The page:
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Wednesday, 2 November 2011

Does Redistributing Income Reduce Poverty?

Jagdish Bhagwati on the case for "growth-first". He believes the merit for redistribution lies less in its ability to reduce poverty, rather in its power to buy stability for the rich. Unfortunately the analysis is quite light. For example, it does not consider different forms of re-distribution or the wider empirical evidence on how growth is sustained in the absence of redistribution :

Many on the left are suspicious of the idea that economic growth helps to reduce poverty in developing countries. They argue that growth-oriented policies seek to increase gross national product, not to ameliorate poverty, and that redistribution is the key to poverty reduction. These assertions, however, are not borne out by the evidence.

Since the 1950’s, developmental economists have understood that growth in GNP is not synonymous with increased welfare. But, even prior to independence, India’s leaders saw growth as essential for reducing poverty and increasing social welfare. In economic terms, growth was an instrument, not a target – the means by which the true targets, like poverty reduction and the social advancement of the masses, would be achieved.
A quarter-century ago, I pointed out the two distinct ways in which economic growth would have this effect. First, growth would pull the poor into gainful employment, thereby helping to lift them out of poverty. Higher incomes would enable them to increase their personal spending on education and health (as seems to have been happening in India during its recent period of accelerated growth).

Second, growth increases state revenues, which means that the government can potentially spend more on health and education for the poor. Of course, a country does not necessarily spend more on such items simply because it has increased revenue, and, even if it does, the programs it chooses to fund may not be effective.

In almost willful ignorance of the fact that the growth-centered model has proved itself time and again, skeptics advocate an alternative “redistributive” developmental model, which they believe will have a greater impact on reducing poverty. Critics of the growth model argue that it is imperative to redistribute income and wealth as soon as possible. They claim that the Indian state of Kerala and the country of Bangladesh are examples where redistribution, rather than growth, has led to better outcomes for the poor than in the rest of India.

Yet, as Columbia University economist Arvind Panagariya’s recent work shows, Kerala’s social statistics were better than those in the rest of the country even before it instituted its current redistributive model. Moreover, Kerala has profited immensely from remittances sent home by its √©migr√© workers in the Middle East, a factor unrelated to its redistributive policy. As for Bangladesh, the United Nations’ Human Development Index, admittedly a problematic source, ranks it below India.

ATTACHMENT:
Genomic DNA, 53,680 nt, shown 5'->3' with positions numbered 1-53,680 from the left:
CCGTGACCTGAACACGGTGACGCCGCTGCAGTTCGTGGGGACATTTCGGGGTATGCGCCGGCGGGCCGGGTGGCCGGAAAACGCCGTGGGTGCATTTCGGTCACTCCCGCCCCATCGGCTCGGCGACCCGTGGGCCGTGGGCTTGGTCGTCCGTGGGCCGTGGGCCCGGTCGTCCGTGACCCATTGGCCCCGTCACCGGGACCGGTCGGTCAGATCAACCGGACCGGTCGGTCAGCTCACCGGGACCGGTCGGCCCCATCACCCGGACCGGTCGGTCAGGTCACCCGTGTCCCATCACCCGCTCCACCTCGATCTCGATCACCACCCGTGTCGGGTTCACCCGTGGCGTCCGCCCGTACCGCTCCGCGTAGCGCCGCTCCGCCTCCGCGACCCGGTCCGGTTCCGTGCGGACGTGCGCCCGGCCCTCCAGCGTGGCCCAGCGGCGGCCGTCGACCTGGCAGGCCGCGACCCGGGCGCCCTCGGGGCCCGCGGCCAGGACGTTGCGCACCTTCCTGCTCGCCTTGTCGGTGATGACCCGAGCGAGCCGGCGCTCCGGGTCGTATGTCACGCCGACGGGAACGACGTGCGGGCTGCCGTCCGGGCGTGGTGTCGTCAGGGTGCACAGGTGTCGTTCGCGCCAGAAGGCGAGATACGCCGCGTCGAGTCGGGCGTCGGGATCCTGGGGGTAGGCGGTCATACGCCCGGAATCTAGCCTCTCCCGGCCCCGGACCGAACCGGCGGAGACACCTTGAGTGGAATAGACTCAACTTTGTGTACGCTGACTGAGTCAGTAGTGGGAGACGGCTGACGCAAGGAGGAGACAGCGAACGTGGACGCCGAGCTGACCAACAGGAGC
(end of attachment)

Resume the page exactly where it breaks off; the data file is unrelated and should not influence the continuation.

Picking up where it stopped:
In impoverished countries where the poor exceed the rich by a huge margin, redistribution would increase the consumption of the poor only minimally – by, say, a chapati a day – and the increase would not be sustainable in a context of low income and high population growth. In short, for most developing countries, growth is the principal strategy for inclusive development – that is, development that consciously includes the marginal and poorest members of a society.

But the political sustainability of the growth-first model requires both symbolic and material efforts. While growth does benefit the poor, the rich often benefit disproportionately. So, to keep the poor committed to the system as their economic aspirations are aroused, the wealthy would be well advised to indulge less in conspicuous consumption.

At the same time – and more importantly – the poor need greater access to education in order to increase their economic opportunities and social mobility. “Less excess and more access” must become the principle that guides development policy.


  1. I would be interested to see this paper illustrated by the Cognitive Media UK artists, so I could watch it alongside this one: I find the 2nd to last paragraph here to be particularly confusing, as he seems to be saying that disproportionate rewards for the already economically advantaged are just fine as long as the poor don't know about it. I think that "growth first", at least as articulated here by Jagdish Bhagwati, sounds a lot like "trickle down" as articulated by Ronald Reagan.

  2. The trouble is that natural wealth (land, minerals, timber etc) has already been redistributed away from the poor to the rich. Often without their permission. Redistributing a portion of it back is only fair. While it is true that the poor may not have had the knowledge or resources to maximise income from what they had, they still deserve a share.
    Part of the income generated should go directly to the local community and be used according to their priorities. Part should be contributed through taxes at national level to support education, health care and roads.
    The present system where investors aquire land rights, mineral rights, game or timber licenses with no benefit to the local community that loses them, is so unjust that the investor will always have problems with the local community "stealing" the resources back. Currently the only one whose poverty is reduced by the system is the official or politician receiving the bribe. Not the previous owners of the resource.


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